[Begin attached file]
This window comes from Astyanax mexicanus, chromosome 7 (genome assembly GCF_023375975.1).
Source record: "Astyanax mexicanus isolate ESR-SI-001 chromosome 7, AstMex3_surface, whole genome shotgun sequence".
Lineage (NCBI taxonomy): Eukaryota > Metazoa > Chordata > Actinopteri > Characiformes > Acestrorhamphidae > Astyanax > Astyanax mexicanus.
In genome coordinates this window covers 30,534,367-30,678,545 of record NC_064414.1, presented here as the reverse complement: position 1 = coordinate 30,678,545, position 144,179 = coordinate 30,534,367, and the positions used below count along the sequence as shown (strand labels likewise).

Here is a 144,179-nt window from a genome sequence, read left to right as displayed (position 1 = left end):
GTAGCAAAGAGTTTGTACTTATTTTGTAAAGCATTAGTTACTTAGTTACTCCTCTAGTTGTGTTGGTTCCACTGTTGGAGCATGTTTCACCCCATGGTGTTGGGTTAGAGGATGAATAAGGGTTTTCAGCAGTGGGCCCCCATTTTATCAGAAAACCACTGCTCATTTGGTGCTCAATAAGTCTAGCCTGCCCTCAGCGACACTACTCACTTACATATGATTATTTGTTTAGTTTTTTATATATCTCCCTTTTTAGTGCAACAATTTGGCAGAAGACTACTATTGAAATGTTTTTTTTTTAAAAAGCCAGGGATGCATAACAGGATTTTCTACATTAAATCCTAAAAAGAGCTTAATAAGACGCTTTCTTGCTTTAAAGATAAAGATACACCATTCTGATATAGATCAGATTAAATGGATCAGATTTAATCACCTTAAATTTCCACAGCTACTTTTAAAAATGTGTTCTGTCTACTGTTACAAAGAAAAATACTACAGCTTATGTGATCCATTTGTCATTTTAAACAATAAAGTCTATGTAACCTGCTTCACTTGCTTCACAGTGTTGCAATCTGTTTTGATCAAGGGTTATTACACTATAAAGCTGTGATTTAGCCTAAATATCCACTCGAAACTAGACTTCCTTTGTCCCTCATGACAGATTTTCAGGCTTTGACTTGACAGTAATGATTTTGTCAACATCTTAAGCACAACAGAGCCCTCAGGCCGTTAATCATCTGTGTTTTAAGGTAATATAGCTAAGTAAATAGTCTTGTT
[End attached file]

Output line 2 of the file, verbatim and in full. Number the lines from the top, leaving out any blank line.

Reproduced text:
Source record: "Astyanax mexicanus isolate ESR-SI-001 chromosome 7, AstMex3_surface, whole genome shotgun sequence".